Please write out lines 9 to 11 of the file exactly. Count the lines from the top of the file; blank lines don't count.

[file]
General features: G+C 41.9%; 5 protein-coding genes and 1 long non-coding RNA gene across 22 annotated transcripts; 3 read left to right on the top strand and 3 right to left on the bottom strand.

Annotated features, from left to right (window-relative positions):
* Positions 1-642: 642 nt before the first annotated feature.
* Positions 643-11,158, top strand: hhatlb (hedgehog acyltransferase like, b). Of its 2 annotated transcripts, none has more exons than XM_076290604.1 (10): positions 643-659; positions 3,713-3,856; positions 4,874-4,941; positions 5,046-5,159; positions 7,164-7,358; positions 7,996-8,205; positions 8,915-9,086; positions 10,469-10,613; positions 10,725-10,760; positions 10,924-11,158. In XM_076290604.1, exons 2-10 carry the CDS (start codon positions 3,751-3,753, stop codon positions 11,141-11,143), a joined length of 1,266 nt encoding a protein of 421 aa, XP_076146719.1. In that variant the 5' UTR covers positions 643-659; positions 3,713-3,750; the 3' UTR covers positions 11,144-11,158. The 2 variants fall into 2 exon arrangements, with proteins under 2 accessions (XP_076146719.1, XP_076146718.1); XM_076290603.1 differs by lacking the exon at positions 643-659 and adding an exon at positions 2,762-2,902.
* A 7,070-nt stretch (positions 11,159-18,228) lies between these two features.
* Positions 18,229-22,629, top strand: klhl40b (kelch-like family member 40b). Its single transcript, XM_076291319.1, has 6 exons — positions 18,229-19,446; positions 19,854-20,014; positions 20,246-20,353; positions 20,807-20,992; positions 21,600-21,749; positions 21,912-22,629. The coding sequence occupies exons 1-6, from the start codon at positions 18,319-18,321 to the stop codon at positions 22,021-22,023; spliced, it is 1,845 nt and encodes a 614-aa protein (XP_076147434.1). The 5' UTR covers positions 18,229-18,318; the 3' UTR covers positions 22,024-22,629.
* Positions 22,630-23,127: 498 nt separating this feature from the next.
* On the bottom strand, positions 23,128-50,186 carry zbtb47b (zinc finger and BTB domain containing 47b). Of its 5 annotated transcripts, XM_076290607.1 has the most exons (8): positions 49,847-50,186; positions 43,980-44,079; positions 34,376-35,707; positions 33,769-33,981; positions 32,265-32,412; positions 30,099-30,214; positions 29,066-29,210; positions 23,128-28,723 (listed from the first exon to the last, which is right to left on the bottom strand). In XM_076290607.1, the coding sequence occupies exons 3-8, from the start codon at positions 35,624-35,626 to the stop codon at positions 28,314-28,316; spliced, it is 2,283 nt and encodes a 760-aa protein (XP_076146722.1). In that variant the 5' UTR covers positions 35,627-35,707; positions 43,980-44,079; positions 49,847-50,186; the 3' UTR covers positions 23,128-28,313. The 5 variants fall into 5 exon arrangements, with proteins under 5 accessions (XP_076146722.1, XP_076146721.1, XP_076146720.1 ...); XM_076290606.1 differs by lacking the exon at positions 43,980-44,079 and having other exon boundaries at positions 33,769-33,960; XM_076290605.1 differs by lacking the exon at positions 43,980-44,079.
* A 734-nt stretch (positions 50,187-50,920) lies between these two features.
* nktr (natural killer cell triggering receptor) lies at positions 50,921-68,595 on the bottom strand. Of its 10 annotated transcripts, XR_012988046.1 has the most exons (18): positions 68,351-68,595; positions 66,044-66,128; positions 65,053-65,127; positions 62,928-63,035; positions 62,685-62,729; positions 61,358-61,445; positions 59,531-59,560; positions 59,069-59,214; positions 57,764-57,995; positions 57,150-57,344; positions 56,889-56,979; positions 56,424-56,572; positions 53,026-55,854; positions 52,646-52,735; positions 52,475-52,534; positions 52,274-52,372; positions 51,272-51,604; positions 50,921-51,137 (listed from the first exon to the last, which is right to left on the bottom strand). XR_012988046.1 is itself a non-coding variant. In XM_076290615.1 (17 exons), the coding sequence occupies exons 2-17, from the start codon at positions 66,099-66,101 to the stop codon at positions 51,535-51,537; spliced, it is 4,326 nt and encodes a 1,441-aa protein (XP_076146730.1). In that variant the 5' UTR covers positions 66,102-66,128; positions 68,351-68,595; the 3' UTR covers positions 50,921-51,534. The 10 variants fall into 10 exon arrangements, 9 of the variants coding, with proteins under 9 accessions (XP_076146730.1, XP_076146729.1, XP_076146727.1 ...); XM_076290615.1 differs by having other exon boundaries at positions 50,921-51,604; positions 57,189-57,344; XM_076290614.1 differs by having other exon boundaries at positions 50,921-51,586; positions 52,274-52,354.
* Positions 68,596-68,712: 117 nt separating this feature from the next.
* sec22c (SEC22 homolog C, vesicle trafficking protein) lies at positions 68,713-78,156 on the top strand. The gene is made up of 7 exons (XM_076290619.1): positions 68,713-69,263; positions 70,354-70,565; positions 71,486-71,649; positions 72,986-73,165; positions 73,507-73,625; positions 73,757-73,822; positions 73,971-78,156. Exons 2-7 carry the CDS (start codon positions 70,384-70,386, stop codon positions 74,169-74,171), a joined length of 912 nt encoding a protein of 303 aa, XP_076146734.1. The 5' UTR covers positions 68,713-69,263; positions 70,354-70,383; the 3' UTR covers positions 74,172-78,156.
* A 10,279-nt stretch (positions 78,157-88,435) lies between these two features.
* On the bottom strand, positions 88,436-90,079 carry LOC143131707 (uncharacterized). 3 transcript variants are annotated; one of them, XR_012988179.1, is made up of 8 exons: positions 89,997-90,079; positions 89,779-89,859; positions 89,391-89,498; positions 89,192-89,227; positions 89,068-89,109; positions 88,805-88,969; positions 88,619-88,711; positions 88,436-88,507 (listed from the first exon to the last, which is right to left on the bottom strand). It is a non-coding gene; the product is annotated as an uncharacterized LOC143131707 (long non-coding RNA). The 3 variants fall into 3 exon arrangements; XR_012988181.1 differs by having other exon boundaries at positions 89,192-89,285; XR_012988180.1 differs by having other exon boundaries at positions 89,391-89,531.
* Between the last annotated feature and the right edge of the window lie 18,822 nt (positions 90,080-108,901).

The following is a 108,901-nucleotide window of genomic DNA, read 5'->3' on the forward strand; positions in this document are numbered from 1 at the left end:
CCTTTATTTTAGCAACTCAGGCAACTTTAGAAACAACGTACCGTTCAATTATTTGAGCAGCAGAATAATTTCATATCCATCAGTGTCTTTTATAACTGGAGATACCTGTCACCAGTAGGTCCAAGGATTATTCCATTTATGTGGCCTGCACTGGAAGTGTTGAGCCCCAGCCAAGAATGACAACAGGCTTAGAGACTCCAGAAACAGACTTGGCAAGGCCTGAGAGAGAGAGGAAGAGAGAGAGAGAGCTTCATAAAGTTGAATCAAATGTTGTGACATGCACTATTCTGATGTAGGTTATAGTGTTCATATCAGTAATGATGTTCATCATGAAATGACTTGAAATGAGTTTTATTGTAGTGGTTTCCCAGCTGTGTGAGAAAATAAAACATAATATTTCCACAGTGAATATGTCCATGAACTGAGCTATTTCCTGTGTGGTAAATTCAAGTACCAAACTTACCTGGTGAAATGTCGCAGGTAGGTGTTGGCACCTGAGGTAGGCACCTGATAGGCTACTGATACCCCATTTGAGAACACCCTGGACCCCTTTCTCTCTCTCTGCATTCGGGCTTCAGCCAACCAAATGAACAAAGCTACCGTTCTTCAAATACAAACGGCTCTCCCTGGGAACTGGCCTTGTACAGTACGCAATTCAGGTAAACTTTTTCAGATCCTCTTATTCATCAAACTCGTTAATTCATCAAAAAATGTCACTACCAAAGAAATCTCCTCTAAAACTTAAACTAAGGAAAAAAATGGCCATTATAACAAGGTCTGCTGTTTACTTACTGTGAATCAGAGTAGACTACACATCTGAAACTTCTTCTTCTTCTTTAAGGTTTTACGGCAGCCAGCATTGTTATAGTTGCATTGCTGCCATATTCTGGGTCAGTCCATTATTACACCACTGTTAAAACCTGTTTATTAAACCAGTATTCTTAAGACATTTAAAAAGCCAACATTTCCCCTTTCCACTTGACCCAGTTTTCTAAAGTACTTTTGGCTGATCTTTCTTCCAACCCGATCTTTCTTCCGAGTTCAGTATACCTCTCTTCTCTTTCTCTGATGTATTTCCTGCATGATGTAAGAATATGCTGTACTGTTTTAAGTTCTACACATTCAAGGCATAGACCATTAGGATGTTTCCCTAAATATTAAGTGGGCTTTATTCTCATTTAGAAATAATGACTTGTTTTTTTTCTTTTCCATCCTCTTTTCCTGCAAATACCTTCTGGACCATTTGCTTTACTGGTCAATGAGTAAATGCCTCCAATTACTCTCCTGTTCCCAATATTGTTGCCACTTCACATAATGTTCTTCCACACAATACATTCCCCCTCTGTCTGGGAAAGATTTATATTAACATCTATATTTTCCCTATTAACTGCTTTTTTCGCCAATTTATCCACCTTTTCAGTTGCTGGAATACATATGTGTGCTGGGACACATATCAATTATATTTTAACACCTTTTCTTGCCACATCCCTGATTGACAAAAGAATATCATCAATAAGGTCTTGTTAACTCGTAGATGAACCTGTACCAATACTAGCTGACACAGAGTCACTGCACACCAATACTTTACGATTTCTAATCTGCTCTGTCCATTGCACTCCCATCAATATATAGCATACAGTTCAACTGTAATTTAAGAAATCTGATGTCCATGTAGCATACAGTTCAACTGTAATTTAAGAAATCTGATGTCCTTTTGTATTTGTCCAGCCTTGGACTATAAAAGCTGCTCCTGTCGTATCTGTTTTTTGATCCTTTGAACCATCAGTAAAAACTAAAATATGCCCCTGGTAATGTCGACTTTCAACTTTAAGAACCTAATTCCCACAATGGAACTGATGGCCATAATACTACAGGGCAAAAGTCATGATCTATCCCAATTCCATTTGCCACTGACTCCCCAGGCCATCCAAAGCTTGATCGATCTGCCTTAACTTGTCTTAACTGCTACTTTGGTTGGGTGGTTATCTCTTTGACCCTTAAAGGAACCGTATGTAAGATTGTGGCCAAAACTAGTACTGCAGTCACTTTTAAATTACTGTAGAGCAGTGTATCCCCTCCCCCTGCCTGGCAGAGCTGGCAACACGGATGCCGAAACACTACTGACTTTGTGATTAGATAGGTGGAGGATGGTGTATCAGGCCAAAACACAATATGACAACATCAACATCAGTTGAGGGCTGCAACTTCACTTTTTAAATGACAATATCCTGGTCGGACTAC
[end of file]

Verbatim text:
* A 734-nt stretch (positions 50,187-50,920) lies between these two features.
* nktr (natural killer cell triggering receptor) lies at positions 50,921-68,595 on the bottom strand. Of its 10 annotated transcripts, XR_012988046.1 has the most exons (18): positions 68,351-68,595; positions 66,044-66,128; positions 65,053-65,127; positions 62,928-63,035; positions 62,685-62,729; positions 61,358-61,445; positions 59,531-59,560; positions 59,069-59,214; positions 57,764-57,995; positions 57,150-57,344; positions 56,889-56,979; positions 56,424-56,572; positions 53,026-55,854; positions 52,646-52,735; positions 52,475-52,534; positions 52,274-52,372; positions 51,272-51,604; positions 50,921-51,137 (listed from the first exon to the last, which is right to left on the bottom strand). XR_012988046.1 is itself a non-coding variant. In XM_076290615.1 (17 exons), the coding sequence occupies exons 2-17, from the start codon at positions 66,099-66,101 to the stop codon at positions 51,535-51,537; spliced, it is 4,326 nt and encodes a 1,441-aa protein (XP_076146730.1). In that variant the 5' UTR covers positions 66,102-66,128; positions 68,351-68,595; the 3' UTR covers positions 50,921-51,534. The 10 variants fall into 10 exon arrangements, 9 of the variants coding, with proteins under 9 accessions (XP_076146730.1, XP_076146729.1, XP_076146727.1 ...); XM_076290615.1 differs by having other exon boundaries at positions 50,921-51,604; positions 57,189-57,344; XM_076290614.1 differs by having other exon boundaries at positions 50,921-51,586; positions 52,274-52,354.
* Positions 68,596-68,712: 117 nt separating this feature from the next.